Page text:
TM: Well, and then when you are able to have a product, which is healthy cows, I think healthy calves. I was talking to your wife, who I understand is in charge of the calves. And when I was talking with her, to lose a calf on your farm is a very, very rare occurrence.
JB: It’s terribly rare, and it’s akin to a huge tragedy, frankly, because she takes pride that she does not lose calves. And so you need that nurturing effort. And my wife would say that she’s actually the success of all our farm, because without her raising those calves right, we wouldn’t have anything to milk, eventually.
TM: And also your children are very, very much involved in the farm. It’s a real family farm, like the ones that we envision, what we grew up with. I was just wondering, do your kids—I mean, if your kids are growing up now, who is putting out all those swallow…
JB: The swallow boxes!
TM: Maybe you could say a little bit about the swallow boxes.
JB: Well, you know, we saw an article about an old man, eighty-year-old man, Tony Cook, who was putting up swallow boxes, and he had eight hundred of them, and he had bat houses in his barn. And we went as a family and learned about the swallows, and using swallows for fly control. And so we bought some boxes from Tony, and helped Tony put his boxes out one springtime to see how it was all done, and then started building our own swallow boxes. So now we have several hundred swallow nests that we hang around the farm, and the kids all take part in that.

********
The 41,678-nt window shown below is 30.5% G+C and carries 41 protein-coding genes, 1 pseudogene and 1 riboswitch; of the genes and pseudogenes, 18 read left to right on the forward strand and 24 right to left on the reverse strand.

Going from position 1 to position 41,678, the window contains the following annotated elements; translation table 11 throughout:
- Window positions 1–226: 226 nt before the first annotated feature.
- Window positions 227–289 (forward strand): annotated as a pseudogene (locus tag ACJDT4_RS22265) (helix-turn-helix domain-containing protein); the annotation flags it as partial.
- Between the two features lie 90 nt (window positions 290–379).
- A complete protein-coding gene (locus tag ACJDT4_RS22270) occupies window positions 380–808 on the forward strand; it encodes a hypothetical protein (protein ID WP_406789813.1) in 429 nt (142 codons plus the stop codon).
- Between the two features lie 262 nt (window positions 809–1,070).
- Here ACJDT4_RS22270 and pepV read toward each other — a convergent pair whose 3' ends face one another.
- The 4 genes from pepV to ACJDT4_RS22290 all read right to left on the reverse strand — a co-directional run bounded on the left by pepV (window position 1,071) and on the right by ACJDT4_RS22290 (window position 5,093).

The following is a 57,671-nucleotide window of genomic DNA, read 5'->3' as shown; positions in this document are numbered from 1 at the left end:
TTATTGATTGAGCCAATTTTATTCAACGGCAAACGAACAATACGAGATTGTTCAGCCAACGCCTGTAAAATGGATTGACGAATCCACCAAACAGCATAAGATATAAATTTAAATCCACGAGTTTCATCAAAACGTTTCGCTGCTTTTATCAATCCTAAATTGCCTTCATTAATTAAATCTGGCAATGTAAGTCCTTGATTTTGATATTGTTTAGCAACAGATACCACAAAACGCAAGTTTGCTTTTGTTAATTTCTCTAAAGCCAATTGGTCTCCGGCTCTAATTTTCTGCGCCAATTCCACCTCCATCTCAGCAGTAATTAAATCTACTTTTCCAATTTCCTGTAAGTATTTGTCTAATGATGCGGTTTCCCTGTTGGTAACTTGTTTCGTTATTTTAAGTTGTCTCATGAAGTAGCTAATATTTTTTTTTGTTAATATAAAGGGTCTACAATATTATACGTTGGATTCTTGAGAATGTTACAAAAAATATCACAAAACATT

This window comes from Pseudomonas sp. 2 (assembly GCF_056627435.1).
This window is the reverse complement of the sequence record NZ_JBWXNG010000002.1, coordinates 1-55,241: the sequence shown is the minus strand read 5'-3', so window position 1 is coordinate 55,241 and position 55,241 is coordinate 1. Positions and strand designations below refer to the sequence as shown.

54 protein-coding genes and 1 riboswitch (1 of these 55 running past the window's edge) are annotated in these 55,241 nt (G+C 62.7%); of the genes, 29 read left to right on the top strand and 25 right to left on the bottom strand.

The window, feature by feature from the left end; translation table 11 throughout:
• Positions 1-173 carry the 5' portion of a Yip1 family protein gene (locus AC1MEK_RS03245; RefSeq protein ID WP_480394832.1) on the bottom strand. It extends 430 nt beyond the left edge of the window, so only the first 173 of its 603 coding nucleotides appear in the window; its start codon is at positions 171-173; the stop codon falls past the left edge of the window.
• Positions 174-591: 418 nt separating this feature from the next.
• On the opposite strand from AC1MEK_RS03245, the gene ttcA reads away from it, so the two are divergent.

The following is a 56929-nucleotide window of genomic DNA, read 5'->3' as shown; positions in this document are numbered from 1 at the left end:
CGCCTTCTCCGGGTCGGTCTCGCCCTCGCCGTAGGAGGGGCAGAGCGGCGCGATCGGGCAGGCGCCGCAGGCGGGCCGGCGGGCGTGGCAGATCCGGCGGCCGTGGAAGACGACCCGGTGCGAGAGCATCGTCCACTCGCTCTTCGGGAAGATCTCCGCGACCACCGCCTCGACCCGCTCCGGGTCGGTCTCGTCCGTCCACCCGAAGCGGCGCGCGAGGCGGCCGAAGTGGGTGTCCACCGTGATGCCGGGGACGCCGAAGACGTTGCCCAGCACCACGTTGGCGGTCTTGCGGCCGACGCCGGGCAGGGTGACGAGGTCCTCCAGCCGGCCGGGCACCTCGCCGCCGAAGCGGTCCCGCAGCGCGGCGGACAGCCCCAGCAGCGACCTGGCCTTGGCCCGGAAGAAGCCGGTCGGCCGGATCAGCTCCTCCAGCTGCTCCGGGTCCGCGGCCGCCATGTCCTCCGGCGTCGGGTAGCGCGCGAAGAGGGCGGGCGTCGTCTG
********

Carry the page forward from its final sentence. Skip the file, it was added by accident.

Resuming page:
Yeah, my kids are all kind of grown up—the last one just went off to college. But probably the pride I take in how successful our system has been is that my children see value in it and want to come back. They want to have a part in agriculture, and in biological agriculture. And that’s what I take pride in, and that’s what I think is my legacy.
TM: When we purchase food—which, you have to remember, seventy percent of our fresh water and our resources are used in agriculture—we are voting for a kind of agriculture. And it’s always something to be reminded of.